Wednesday, July 26, 2017


"The Night of the Open Coffins"
Drácula contra Frankenstein / Dracula, Prisoner of Frankenstein / The Screaming Dead
1971, Colosseo-Film (Germany), 2.35:1, 82m (BD-A)

Though there has never been any particular shortage of it, Jess Franco's DRÁCULA CONTRA FRANKENSTEIN has always been a much sought-after title by his collectors. It had a badly-pan&scanned VHS release here in the States from Wizard Video back in the 1980s, under the title THE SCREAMING DEAD, after which it surfaced with modest letterboxing and a different title sequence in Japan, a version subsequently marketed here through Bill Knight's mail-order company Midnight Video. There have been subsequent DVD releases, both here and abroad, but they have always been marred by something - usually an inaccurate aspect ratio. This new German Blu-ray release, region-free, is the first ever to present the film in its authentic 2.35:1 format, but it's still not all that we hoped for. The nudity promised by a swatch of German lobby cards, for instance, does not materialize on this disc, which strongly suggests we may never see the alternate "adult" version that exists for so many other Franco titles.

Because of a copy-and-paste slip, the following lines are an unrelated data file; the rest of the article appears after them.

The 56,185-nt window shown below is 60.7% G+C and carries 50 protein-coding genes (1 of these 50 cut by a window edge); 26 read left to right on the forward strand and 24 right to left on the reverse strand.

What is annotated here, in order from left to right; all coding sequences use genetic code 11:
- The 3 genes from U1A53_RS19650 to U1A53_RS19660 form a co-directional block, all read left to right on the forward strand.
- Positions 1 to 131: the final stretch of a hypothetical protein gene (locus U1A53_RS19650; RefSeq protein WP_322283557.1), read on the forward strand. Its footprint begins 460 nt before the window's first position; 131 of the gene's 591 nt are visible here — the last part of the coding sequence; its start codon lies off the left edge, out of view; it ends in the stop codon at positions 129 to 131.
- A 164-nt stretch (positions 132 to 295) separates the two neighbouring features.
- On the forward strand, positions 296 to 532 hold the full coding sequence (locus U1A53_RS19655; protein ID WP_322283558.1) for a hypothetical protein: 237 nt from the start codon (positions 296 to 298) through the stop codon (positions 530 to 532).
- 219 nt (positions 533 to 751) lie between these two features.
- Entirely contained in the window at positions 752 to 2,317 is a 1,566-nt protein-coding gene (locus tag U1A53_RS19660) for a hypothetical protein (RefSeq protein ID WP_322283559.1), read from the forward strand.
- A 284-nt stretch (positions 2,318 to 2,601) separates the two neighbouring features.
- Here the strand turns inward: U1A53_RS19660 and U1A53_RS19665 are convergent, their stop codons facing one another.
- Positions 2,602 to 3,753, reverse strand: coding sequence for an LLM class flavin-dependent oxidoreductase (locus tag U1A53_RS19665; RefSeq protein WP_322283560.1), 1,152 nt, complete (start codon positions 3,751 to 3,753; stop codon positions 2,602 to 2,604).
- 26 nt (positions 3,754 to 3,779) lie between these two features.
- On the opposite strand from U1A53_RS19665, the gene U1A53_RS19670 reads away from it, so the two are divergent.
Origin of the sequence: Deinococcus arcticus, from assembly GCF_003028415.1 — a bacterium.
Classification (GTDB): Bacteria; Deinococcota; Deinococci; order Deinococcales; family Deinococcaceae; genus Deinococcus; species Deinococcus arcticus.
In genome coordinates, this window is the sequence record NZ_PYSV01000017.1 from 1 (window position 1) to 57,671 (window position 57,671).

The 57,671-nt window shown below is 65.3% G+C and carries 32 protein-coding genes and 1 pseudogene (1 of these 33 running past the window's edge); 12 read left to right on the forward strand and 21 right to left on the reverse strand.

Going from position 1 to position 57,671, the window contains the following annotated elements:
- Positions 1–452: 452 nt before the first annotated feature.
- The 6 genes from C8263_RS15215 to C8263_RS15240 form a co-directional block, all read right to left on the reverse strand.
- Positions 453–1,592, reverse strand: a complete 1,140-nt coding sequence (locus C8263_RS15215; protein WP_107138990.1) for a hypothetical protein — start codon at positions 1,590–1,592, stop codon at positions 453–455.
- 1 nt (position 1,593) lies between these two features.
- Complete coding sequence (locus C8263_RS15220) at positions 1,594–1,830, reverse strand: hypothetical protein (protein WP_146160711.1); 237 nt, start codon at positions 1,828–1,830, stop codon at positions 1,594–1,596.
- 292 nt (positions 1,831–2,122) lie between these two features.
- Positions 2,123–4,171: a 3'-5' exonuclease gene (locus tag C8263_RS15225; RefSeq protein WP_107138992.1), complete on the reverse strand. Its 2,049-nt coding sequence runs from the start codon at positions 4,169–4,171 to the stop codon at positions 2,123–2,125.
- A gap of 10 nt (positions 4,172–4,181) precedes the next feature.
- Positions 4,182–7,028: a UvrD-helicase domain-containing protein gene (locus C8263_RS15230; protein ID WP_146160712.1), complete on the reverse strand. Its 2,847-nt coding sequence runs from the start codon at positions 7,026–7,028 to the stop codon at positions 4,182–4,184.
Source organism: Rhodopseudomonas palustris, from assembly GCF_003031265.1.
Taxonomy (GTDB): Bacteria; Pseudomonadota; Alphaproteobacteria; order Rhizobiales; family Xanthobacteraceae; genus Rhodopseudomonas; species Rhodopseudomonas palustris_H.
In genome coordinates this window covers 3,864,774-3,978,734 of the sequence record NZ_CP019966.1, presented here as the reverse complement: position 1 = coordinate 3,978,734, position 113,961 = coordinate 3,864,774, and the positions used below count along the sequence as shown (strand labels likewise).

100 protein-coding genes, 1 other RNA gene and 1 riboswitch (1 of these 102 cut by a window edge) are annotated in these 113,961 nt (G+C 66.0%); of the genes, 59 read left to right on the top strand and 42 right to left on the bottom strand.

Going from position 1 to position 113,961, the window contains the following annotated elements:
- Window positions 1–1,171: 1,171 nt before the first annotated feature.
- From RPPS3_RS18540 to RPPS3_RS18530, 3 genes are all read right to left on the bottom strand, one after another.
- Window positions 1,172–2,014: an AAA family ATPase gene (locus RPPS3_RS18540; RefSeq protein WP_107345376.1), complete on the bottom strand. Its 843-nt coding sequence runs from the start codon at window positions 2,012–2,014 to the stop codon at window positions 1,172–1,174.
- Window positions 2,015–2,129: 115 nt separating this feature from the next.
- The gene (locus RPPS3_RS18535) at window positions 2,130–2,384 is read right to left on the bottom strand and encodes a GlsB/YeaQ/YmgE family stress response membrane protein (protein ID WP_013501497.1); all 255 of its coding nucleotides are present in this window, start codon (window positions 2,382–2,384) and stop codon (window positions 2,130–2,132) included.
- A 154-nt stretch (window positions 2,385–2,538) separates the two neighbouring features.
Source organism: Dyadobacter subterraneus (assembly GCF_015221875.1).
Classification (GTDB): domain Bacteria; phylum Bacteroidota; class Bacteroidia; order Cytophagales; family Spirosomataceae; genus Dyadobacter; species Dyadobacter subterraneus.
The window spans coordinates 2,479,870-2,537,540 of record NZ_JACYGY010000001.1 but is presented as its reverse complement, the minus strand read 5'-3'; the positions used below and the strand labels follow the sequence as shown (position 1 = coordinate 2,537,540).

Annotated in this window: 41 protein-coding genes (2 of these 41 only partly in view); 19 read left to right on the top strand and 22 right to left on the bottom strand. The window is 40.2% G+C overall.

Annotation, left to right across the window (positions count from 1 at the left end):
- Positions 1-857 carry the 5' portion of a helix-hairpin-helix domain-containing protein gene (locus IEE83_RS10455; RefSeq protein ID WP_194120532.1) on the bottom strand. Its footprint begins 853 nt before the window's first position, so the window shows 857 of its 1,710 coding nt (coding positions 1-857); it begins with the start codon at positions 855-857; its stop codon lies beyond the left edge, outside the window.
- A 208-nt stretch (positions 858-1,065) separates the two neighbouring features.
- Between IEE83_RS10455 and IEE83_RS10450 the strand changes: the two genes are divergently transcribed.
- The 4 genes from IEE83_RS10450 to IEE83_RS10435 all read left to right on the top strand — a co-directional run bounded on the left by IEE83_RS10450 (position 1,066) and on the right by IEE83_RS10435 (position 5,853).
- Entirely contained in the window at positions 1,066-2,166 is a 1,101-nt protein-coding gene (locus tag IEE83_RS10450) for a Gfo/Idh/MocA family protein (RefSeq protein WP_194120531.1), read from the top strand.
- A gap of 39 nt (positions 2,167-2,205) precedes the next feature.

The film is one of those dashed-off-on-a-napkin Franco plots: When Dracula's reign of terror is finally foiled, Dr. Frankenstein arrives in Transylvania (in a limousine driven by a misshapen chauffeur - though the film, up to that time, has the look of a period piece) and reactivates the vampire with his laboratory equipment, enslaving him to do his bidding. Drunk with success, Frankenstein unleashes his "New Gods" on the village - causing Amira, a gypsy sorceress (Geneviève Deloir, the future Mrs. Ivan Reitman, giving the film's best performance), to invoke the return of the Wolf Man on the night of the full moon.

DRÁCULA CONTRA FRANKENSTEIN is generally regarded as part of a trilogy; it was directly followed by DAUGHTER OF DRACULA (which began as a remake of Franco's earlier THE SADISTIC BARON VON KLAUS, but was talked into incorporating unused and new footage of Howard Vernon as Count Dracula, making it an implicit prequel explaining the origin of the Count's coffin companion, played by Britt Nichols) and then THE EROTIC RITES OF FRANKENSTEIN (a wild romp inspired by the erotic horror comics coming out of France at the time). Franco often spoke in interviews of his dislike for most Hammer films, stating his preference for Universal horror and, even more so, the expressionism of silent horror pictures. True to his word, this film can be viewed as a rough sketch of what filmmakers raised on the stage productions of Max Reinhardt might have made of Universal's three great terror titans.